As soon as we announced the registration, many of our, ahem, fans predicted our quick demise. Indeed, some have even gone so far as to say it has already occurred, and "hits are exponentially down." While I hate to ruin a really clever comment with the facts, the fact is, the site is doing fine:
Fact #1: Last week, the week we turned on registration (Tuesday), this website saw the 4th highest weekly traffic in its history.
Fact #2: January's traffic was the highest monthly traffic on this website ... ever. Page views have increased almost 60 percent since last January.
Fact #3: This week, traffic is on pace to hit the same number of page views we had the week BEFORE we turned on the registration.
Now, I've still got my fingers crossed. I hope people continue to find good stuff on this site, and I hope even more people find the site and join in. I hope in six months or a year, the comments will be a rich, vibrant, entertaining marketplace of ideas. And, naturally, I hope our traffic continues to grow. We're going to continue working on tools and content to make that happen, and that means continuing to work on and improve the registration system.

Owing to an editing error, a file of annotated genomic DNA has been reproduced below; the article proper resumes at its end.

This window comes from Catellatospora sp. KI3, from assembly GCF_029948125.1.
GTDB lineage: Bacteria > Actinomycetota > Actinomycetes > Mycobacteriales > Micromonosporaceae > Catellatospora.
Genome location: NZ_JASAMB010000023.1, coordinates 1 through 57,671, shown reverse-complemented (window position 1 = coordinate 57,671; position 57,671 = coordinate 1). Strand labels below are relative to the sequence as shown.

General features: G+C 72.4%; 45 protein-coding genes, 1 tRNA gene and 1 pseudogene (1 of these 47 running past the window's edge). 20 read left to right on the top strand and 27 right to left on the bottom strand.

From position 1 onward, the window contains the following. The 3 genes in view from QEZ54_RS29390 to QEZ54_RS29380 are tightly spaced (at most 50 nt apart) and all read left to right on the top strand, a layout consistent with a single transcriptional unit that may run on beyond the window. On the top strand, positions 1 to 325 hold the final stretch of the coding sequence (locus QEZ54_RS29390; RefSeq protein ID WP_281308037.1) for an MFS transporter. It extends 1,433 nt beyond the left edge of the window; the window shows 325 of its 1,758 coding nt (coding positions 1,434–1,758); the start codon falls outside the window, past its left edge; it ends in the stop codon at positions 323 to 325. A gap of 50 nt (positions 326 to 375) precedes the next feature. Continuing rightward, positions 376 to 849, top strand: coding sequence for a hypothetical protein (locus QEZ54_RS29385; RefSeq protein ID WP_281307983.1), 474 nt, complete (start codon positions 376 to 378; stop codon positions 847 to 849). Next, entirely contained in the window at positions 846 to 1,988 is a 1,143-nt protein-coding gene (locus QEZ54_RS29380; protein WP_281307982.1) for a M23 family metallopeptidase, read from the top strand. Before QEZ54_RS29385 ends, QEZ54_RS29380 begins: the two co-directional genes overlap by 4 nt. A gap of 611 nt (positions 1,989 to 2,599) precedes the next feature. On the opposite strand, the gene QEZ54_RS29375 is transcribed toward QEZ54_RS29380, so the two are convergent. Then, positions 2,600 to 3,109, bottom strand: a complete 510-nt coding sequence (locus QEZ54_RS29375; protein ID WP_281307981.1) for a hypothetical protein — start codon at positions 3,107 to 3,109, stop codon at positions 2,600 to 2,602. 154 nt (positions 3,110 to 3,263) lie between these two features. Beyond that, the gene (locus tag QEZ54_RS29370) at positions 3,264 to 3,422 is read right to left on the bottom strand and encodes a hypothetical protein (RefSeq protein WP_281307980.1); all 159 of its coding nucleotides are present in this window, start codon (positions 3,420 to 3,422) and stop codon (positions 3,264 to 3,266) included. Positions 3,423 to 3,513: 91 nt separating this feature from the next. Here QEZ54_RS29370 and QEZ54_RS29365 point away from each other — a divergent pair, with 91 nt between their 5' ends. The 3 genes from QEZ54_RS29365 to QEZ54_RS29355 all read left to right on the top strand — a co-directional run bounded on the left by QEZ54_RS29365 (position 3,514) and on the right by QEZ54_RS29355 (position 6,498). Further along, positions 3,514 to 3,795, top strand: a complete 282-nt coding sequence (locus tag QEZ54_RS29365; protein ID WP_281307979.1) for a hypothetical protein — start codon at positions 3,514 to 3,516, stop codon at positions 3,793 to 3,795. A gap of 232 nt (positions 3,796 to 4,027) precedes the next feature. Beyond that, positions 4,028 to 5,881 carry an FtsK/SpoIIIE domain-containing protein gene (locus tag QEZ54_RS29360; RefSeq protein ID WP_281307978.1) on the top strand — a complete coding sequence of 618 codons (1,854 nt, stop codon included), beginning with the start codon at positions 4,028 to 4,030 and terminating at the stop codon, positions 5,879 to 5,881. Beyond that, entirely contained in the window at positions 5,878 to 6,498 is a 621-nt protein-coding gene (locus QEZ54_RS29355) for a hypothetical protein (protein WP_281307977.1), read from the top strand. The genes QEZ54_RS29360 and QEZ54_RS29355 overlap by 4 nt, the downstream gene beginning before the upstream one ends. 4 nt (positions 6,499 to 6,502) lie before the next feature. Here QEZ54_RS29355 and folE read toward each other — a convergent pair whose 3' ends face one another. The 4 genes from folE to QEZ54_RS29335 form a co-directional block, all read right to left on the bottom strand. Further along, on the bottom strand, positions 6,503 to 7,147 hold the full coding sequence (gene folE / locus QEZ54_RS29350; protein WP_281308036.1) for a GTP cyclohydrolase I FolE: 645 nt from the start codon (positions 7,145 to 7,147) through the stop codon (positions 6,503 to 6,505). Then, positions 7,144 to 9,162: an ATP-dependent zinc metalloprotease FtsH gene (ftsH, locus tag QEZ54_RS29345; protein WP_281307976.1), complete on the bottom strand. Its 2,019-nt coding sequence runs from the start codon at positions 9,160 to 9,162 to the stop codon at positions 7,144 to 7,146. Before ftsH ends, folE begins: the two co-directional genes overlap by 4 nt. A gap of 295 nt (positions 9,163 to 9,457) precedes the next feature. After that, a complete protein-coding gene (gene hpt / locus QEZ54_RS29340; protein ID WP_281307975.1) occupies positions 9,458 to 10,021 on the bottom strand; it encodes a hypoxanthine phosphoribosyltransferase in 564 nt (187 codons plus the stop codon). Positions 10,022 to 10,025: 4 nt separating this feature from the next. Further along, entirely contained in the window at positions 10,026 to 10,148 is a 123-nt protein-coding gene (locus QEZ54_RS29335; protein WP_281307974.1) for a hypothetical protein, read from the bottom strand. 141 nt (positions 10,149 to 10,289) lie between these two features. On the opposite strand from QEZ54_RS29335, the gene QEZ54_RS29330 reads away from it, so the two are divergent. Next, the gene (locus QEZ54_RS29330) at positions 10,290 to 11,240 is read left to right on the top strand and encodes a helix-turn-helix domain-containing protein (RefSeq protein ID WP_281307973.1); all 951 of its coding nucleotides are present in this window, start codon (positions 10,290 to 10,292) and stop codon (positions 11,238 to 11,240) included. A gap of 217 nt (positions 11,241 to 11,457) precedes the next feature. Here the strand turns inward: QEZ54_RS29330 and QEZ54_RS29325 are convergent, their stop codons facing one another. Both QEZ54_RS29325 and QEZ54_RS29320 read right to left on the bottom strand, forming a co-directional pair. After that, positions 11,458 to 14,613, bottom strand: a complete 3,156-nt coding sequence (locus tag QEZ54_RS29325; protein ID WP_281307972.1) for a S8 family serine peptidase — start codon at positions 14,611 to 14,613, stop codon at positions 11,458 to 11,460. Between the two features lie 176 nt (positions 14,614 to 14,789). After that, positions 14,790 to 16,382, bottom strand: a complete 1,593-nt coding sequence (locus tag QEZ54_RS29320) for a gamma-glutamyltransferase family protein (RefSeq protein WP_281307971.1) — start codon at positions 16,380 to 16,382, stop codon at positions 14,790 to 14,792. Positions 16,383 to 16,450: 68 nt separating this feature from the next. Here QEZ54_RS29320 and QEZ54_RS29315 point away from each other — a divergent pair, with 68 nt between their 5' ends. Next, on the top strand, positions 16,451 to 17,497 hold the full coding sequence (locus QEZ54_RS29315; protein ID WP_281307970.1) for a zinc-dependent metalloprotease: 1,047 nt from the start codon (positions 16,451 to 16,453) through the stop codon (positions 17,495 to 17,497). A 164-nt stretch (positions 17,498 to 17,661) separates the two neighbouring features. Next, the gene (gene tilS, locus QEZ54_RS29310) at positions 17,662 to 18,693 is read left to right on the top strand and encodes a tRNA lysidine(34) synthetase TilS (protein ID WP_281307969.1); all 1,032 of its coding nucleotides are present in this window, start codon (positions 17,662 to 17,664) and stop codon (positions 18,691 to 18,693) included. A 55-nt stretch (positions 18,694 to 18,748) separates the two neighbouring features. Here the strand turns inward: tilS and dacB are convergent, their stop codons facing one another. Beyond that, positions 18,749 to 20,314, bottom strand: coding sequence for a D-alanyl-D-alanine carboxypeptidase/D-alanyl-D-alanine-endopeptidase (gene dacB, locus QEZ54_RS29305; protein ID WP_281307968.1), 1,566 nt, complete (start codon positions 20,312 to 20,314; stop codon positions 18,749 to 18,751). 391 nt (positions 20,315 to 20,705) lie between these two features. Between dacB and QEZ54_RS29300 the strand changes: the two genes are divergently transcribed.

We introduced registration at this moment because the comments needed to start replicating the dynamics of face-to-face interaction, such as accountability. But we were always going to end up there. Because registration lets you do cool stuff.
For example, I'm often frustrated reading news online because it seems I can't ever find the deeper content I'm interested in. I get the New York Times in my email about 4 times a day and it drives me nuts how much I'm reading the same 3 headlines over and over ... and over. And I know there's all kinds of stories being published by the Times that I would love to read, but I have to work pretty hard to find them. We're working on systems that will customize the website to each user's individual interests -- like Amazon recommends books based on the other stuff you've bought. Systems like that aren't going to show up for another six months to a year on our sites, but they aren't possible without registration.
In the end, registration is good for everyone. It creates identity (social media wouldn't be possible without it). It turns the web from a novelty into a tool, because it persists your data. It can only be a real part of our lives once we sign up for it.